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Breakthrough Drug for New Moms

The FDA approves the first drug specifically designed to treat postpartum depression 
By Cheryl England

ABOUT 15% of all new mothers experience postpartum depression (PPD) within the first few months after childbirth, according to the National Institute of Mental Health— that’s about 1 in 7 new mothers. More incapacitating than the “baby blues,” postpartum depression is marked by severe sadness or emptiness, withdrawal from family and friends, a strong sense of failure, anger or rage, and even thoughts of suicide. These emotions can last up to a year or longer if untreated.

The Good News
In March, the Federal Drug Administration (FDA) approved a new drug designed to treat postpartum depression: The approval marks the first time a drug has been specifically approved to treat PPD. The new drug, brexanolone, will be marketed as Zulresso and has been found to significantly reduce postpartum depression. Two clinical trials of about 250 women with PPD showed that within 60 hours, 50% of the women who received brexanolone were no longer clinically depressed, compared with 25% of women who received a placebo.

The trials also showed that the relief lasts at least as long as 30 days, the maximum time the mothers were followed in the trials. As further scientific review is conducted, it will become more clear just how long the effects can last beyond 30 days. Yet, a month-long period gives physicians a chance to start other treatments for postpartum depression such as psychotherapy and gives the new mother time to garner additional support.

The Bad News
But Zulresso has its downsides. At $34,000 the drug is costly. In addition, it is delivered by a continuous IV infusion over 60 hours (2.5 days), during which a new mother must remain in a certified medical center, under supervision should she get dizzy or faint, as several patients did in clinical trials.

Zulresso, which is manufactured by Sage Therapeutics, will be available only through a restricted program called the Zulresso REMS Program that requires patients to be enrolled in the program prior to administration of the drug. Because of the risk of serious harm due to the sudden loss of consciousness, patients must be monitored for excessive sedation and have continuous pulse oximetry monitoring. While receiving the infusion, patients must be accompanied during interactions with their newborn and with any other children. Patients will be counseled on the risks of Zulresso treatment and instructed that they must be monitored for these effects at a health care facility for the entire 60 hours of infusion.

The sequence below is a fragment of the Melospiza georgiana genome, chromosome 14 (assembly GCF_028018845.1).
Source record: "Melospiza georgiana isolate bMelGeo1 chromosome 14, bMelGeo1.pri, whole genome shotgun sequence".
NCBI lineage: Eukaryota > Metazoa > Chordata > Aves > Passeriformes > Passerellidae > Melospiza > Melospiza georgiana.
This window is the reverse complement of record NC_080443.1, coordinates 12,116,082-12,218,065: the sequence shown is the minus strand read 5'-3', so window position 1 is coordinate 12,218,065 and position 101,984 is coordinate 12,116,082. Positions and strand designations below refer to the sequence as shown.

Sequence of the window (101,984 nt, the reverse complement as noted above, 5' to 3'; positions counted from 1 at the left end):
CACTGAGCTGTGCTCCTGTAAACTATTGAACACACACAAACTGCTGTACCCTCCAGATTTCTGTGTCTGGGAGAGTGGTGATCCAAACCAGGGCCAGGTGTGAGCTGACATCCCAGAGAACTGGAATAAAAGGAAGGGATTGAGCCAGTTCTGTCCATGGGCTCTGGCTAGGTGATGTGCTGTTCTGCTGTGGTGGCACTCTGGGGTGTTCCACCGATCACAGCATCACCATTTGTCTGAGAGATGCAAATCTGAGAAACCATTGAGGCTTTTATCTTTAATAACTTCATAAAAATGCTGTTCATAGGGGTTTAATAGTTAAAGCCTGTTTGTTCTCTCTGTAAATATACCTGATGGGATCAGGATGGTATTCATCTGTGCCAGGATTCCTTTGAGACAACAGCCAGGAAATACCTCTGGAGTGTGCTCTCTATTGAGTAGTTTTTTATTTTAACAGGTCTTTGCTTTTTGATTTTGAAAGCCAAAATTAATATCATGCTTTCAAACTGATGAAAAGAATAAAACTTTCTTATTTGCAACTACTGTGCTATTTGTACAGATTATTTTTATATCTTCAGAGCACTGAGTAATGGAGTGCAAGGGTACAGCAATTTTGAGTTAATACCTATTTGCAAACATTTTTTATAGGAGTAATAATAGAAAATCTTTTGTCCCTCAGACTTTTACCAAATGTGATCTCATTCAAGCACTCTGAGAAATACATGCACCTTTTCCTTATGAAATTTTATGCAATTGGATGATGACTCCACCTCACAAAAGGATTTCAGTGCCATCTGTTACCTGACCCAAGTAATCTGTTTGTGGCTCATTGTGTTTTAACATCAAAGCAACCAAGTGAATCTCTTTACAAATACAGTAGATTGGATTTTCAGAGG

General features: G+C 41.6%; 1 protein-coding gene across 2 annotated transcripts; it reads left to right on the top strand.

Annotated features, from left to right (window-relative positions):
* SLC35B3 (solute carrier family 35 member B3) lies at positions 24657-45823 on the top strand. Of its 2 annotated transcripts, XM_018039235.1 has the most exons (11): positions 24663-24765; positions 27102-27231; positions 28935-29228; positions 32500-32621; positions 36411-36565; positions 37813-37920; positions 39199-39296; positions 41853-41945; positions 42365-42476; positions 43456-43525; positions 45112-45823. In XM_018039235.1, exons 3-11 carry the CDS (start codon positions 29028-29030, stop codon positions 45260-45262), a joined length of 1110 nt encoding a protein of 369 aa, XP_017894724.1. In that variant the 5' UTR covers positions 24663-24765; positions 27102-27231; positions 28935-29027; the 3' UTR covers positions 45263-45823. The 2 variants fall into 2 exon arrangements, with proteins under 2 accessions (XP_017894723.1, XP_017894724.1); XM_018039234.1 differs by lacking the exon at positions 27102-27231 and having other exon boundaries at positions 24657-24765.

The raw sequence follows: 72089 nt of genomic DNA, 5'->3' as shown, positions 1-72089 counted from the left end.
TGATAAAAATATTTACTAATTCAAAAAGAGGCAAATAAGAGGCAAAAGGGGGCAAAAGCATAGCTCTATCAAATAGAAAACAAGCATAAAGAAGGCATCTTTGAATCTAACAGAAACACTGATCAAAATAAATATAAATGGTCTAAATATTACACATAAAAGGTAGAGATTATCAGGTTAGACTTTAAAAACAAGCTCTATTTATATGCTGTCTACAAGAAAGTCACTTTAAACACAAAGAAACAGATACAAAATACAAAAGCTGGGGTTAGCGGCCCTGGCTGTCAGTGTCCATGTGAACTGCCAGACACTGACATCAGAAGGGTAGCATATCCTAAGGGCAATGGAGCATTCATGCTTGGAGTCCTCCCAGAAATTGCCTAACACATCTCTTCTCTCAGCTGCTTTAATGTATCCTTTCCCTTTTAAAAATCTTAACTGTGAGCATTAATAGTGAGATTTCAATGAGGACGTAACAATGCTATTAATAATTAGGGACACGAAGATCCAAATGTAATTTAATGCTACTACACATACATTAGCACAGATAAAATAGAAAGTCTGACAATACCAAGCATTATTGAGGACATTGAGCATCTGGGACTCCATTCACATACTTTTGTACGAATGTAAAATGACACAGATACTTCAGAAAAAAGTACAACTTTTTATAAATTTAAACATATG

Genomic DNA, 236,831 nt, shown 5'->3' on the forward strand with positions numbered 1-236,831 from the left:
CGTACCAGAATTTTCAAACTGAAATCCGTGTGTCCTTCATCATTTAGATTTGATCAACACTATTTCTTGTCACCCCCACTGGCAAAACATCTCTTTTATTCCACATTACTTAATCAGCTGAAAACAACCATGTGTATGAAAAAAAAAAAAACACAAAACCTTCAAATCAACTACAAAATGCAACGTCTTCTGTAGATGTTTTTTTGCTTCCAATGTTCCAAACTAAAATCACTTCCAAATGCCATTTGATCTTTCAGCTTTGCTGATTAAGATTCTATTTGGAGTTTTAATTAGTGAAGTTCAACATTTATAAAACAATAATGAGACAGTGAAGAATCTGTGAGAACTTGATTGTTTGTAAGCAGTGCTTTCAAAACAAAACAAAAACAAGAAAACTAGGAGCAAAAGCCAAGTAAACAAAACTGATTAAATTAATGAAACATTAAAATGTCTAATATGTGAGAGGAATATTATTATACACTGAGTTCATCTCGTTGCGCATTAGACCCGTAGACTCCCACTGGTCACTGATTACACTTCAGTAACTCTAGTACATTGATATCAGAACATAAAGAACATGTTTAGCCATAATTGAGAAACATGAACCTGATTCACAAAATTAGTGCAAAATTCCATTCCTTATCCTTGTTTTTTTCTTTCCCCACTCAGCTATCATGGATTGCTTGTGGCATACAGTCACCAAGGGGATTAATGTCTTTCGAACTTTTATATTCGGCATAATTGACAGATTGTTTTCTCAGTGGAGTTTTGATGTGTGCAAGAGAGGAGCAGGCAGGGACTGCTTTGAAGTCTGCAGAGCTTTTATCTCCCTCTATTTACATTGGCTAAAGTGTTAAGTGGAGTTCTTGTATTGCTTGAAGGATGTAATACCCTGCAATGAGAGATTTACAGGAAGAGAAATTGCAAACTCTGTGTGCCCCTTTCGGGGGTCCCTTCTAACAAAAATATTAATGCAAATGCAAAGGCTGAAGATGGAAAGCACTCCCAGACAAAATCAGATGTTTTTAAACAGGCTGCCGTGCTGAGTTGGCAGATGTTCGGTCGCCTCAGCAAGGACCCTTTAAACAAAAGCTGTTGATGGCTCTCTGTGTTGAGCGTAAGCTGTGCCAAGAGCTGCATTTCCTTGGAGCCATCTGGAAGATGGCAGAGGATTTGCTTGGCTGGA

How It Works
Brexanolone is a synthetic version of a steroid called allopregnanolone, which people make naturally in their bodies. Allopregnanolone is a breakdown of progesterone. Blood levels of allopregnanolone increase during pregnancy and drop rapidly after childbirth. Fluctuations in levels of the steroid may trigger changes in the brain that contribute to depression and anxiety in some women, according to manufacturer Sage.

Sage says that it is unclear exactly how brexanolone works to treat postpartum depression. But it’s thought that the drug modifies the body’s stress response, which is abnormal in women with PPD. The drug binds to GABA receptors, which play a role in many brain functions. The binding may work to reverse or “reset” the brain activity tied to postpartum depression symptoms. Other drugs for depression typically don’t bind to GABA receptors.

While brexanolone has antidepressant effects, it seems to work differently from traditional antidepressants, which increase levels of neurotransmitters, such as serotonin or norepinephrine. It is hypothesized that brexanolone may exert its effects on anxiety and depression by modulating the hypothalamic-pituitary-adrenal or HPA axis that mediates the body’s response to stress and is modulated by GABAergic signaling, according to the MGH Center for Women’s Health.

Screening for PPD
While Zulresso may be a breakthrough drug, it cannot do its job if new mothers do not realize they are suffering from PPD—and many do not. They may mistake their symptoms for the baby blues or they may feel shame or they may not want to mention symptoms for fear of being seen as an unfit mother. Physicians can help, however, by screening patients for postpartum depression. The American College of Obstetrics and Gynecologists ( offers a variety of screening tools and resources for health care providers.

Taking the extra time to screen new mothers can lead to better outcomes for both the mother and child. A new mom with a mood disorder in the first year of her child’s life can disrupt the mother-infant relationship, thereby contributing to both short- and long-term adverse outcomes for the child. These include behavior problems, low selfesteem, poor self-regulation, and an increased risk of impaired mental and motor development.

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